National Defense Reserve Fleet Suisun Bay, Calif. in 2014. US Navy photo and illustration from the USNI report on the same subject
According to reports by the US Naval Institute and others a recent test of the Maritime Administration's "Ready Reserve Force" found it not so ready mechanically and physically, as well as too small in terms of numbers of ships, and woefully short of manpower. .The recent results of a sail on short notice exercise revealed that only about 40% of the already too small fleet was actually able to sail. The exercise was called "Turbo Activation " , and occurred in September of 2019. Some sources indicate that the exercise involved 28 ships from the Military Sealift Command and the Maritime Administration's (MARAD) reserve fleets on the Pacific, Atlantic and Gulf Coasts. "Turbo Activation " was the first exercise of this magnitude since 2003. This latest test of activation of our available to the navy auxiliary and supply chain fleet revealed continuing short falls in our readiness to carry out sea lift requirements in even a small regional conflict. In our opinion this means our sea lift capacity is woefully inadequate for a near peer contest.
MARAD PHOTO: NATIONAL DEFENSE RESERVE VESSELS
Prior to "Operation Turbo" t
he Maritime Administration was not harboring any great illusions about the readiness of the reserve fleet. MARAD never claimed an estimate of reserve ship readiness over 60 percent. The results of Operation Turbo indicate that real readiness is down to about 40 percent.
A large percentage of the decrease in readiness is related to the sheer age of the reserve ships. Typical ships in the MARAD reserve are 30 years old. That's a long time just for the service life of the hulls; when we get into the electro / mechanical systems we are talking obsolescence . The crews have aged too.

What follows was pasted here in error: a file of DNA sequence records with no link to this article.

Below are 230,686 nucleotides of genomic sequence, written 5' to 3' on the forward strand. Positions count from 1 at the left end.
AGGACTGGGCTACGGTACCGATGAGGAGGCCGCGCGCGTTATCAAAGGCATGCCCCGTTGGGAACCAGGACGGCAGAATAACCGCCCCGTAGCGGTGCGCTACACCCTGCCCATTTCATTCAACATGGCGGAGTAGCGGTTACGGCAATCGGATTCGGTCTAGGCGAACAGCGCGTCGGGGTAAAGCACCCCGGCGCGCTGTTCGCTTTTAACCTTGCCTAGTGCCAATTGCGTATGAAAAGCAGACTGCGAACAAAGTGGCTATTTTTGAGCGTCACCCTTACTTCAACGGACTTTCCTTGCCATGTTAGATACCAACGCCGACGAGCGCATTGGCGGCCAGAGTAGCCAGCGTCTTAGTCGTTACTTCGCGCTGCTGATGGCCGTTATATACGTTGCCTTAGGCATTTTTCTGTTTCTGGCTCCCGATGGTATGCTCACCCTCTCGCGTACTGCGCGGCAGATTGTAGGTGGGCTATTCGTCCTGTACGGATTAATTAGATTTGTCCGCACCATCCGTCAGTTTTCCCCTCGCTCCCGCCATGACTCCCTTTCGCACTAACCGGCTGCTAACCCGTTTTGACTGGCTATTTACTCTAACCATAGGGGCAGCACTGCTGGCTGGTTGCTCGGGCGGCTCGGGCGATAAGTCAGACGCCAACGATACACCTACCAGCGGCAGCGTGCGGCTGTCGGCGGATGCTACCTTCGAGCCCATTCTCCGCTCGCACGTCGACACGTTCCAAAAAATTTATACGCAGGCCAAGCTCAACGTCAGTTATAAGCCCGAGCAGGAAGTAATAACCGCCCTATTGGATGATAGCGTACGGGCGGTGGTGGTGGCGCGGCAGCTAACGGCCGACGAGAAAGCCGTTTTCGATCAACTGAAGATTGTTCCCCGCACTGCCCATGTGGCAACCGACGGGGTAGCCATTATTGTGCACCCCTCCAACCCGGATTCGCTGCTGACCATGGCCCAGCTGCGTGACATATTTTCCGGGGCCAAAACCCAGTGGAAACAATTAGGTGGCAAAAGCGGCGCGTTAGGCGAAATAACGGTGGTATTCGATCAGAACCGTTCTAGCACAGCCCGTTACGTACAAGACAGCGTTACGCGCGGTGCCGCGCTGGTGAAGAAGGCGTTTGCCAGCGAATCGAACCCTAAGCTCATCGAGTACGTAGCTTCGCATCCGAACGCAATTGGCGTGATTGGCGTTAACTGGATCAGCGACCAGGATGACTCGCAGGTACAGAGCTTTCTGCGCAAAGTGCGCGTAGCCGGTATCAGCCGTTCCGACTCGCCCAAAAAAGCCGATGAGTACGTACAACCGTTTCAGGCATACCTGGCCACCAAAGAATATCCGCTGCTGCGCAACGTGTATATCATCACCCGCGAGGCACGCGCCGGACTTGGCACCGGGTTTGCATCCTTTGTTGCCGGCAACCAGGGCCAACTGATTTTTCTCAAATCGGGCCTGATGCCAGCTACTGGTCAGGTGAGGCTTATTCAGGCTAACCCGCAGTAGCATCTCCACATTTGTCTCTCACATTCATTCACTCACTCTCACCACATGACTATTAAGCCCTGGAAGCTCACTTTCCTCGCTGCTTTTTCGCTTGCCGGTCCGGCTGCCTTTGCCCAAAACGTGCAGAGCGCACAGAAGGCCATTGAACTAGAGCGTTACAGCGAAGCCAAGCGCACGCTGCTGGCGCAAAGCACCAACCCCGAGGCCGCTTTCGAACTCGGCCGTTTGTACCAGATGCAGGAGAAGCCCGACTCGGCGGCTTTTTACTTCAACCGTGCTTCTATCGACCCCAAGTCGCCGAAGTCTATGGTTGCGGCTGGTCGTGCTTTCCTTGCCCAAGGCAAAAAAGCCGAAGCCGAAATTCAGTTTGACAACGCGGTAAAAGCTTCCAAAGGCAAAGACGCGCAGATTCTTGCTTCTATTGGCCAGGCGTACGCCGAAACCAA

Many of these reserve ships have steam systems which have not been utilized in ships since just a few years after the existing reserves ships were new builds. Marine engineering officers ate rarely tested on steam systems today. After 30 years most of the maritime labor force that knew how to operate steam machinery died or retired. There is no existing merchant marine training pipeline for steam engineers. Even if we could find the engine room crews, there are few if any spare parts for these ships. Unfortunately in times when honorable discharges are as scarce as hens teeth among the members of the House and Senate increasing any military or naval budget get short treatment. The Navy has a difficult time squeezing enough funding to build about half of the actual combatants that we actually need. "Auxiliaries", "supply vessels" and their like don't have the sex appeal of air craft carriers or nuclear submarines. Most of our existing legislators at best, could care less about such matters and a growing number are actually hostile to adequate defense and border control. Many in the Navy are unwilling to compromise on big combatant construction budgets. But the Marine Corps and the Army are both subject to the potential of finding themselves stranded on some distant shore with totally nadequate supply lines. Does the health of our Merchant Marine concern anyone out there? Marines and soldiers if tey think about it. Does Congress care? No. Does the President care, yes, but he does not have the power of the purse and faces unreasonable opposition to defense and border security from DEMOCRATS CONTROLLING THE HOUSE.
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